Because intravenous use of fentanyl requires using a syringe to inject the drug into the vein, there are additional risk factors associated with this form of abuse. In many situations, people abusing fentanyl share needles. This can result in body fluids being exchanged and diseases like HIV, Hepatitis, Tuberculosis and many other blood-borne illness exposure.

Many communities that have high rates of opioid abuse and addiction have started programs for needle exchange. These programs allow access to sterile needles and collect used needles. They also provide products to help prevent further spread of disease and illness (like condoms and alcohol pads)

IV Fentanyl Use And Overdose

Injecting any substance of abuse has a risk for overdose. Injecting fentanyl has significantly higher risk for overdose due to several factors like potency and additives.

Because the methods used to extract fentanyl from some prescription forms are usually done at home and not in laboratories where they follow proper procedures, there is no way to measure how much fentanyl is in any given dose. Fentanyl patches (Duragesic) are designed to have different amounts of the drug distributed throughout the entire patch, including in the adhesive.

Illegally produced fentanyl is also not prepared in a way that can guarantee the amount of the drug in a dose, or it’s potency. Using any form of fentanyl for IV use can easily result in overdose when you have no way to know how much fentanyl is in the liquid being injected.

In addition, all fentanyl has fillers, substances that are used to control the way the drug is introduced to the body, or additives that help to make the doses more manageable. None of the forms of fentanyl obtainable for IV use are intended to be injected into the bloodstream, and may affect how fentanyl works in the body, and may affect the potential of overdose. Some fentanyl has been found to have amounts of cocaine and heroin, which increases the risk for overdose.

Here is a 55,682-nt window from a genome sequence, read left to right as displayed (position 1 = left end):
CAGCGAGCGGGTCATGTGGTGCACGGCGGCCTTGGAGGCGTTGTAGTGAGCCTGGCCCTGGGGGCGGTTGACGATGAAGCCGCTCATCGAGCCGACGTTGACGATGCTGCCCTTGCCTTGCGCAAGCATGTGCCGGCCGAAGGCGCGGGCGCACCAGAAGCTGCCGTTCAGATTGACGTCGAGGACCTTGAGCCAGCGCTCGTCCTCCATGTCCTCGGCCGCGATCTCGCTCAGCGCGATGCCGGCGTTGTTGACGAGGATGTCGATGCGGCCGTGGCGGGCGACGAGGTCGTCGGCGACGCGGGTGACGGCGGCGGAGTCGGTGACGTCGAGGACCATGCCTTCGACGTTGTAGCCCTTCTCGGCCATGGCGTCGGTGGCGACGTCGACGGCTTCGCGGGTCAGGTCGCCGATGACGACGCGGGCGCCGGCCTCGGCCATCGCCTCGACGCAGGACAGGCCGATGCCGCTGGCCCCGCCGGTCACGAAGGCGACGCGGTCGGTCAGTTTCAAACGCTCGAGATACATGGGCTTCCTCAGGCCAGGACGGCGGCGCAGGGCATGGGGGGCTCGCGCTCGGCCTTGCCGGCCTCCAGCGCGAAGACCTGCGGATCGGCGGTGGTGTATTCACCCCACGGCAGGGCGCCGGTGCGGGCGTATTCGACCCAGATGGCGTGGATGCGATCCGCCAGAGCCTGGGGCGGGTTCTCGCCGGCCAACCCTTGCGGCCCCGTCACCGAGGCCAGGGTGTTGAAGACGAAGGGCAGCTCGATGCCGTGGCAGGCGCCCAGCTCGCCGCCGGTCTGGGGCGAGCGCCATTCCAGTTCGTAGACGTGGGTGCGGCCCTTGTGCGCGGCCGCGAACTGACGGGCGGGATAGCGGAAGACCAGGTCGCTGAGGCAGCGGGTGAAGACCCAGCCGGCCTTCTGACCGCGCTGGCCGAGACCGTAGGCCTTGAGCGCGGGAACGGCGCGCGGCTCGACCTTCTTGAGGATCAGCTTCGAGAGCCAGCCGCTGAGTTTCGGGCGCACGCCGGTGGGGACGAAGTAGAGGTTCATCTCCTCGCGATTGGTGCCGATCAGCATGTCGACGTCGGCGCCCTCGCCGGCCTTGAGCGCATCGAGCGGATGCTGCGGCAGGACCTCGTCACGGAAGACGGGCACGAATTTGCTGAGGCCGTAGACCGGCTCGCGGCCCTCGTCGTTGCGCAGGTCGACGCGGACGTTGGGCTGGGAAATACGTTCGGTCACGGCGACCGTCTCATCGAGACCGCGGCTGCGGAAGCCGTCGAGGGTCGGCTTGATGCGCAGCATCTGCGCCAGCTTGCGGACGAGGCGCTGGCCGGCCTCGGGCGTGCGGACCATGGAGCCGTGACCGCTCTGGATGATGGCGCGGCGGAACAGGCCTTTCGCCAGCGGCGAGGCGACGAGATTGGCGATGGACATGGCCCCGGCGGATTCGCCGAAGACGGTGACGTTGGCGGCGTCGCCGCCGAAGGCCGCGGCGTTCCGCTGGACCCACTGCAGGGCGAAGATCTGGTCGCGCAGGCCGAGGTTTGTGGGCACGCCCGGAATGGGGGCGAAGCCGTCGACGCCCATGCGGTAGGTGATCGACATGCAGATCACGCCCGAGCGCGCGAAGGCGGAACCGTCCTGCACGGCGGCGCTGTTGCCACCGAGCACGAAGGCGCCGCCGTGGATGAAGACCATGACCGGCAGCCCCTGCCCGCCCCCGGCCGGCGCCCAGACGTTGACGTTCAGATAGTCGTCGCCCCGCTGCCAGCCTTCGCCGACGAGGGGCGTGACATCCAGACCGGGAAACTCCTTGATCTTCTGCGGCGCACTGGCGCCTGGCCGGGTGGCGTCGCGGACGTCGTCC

Some symptoms of a fentanyl overdose include many of the same symptoms of an opioid overdose, like struggling to breathe, weakened heart rate, unconsciousness, being unresponsive. Several opioid affected individuals have stated that a fentanyl overdose is more intense and occurs more quickly than other opioid overdoses. People injecting fentanyl have been found to begin overdosing as soon as they push the plunger on the syringe.

Treatment For Fentanyl Misuse (Abuse And Addiction)

Injecting fentanyl is part of substance abuse that leads to fatal consequences quite often. Treatment programs that address opioid misuse, like fentanyl injection, can help to start a person on the journey to sobriety. It is strongly encouraged that a person struggling with opioid addiction, especially fentanyl, begin treatment with a medically assisted detoxification program to help ease the symptoms of withdrawal and start treatment with as much awareness as possible.

While in treatment, a person will learn what they need as an individual to maintain sobriety with an individualized treatment plan. They will be given the tools, education, and therapy needed to build a firm foundation to continue a fentanyl free future. To explore treatment options for IV fentanyl abuse and addiction, connect with us today.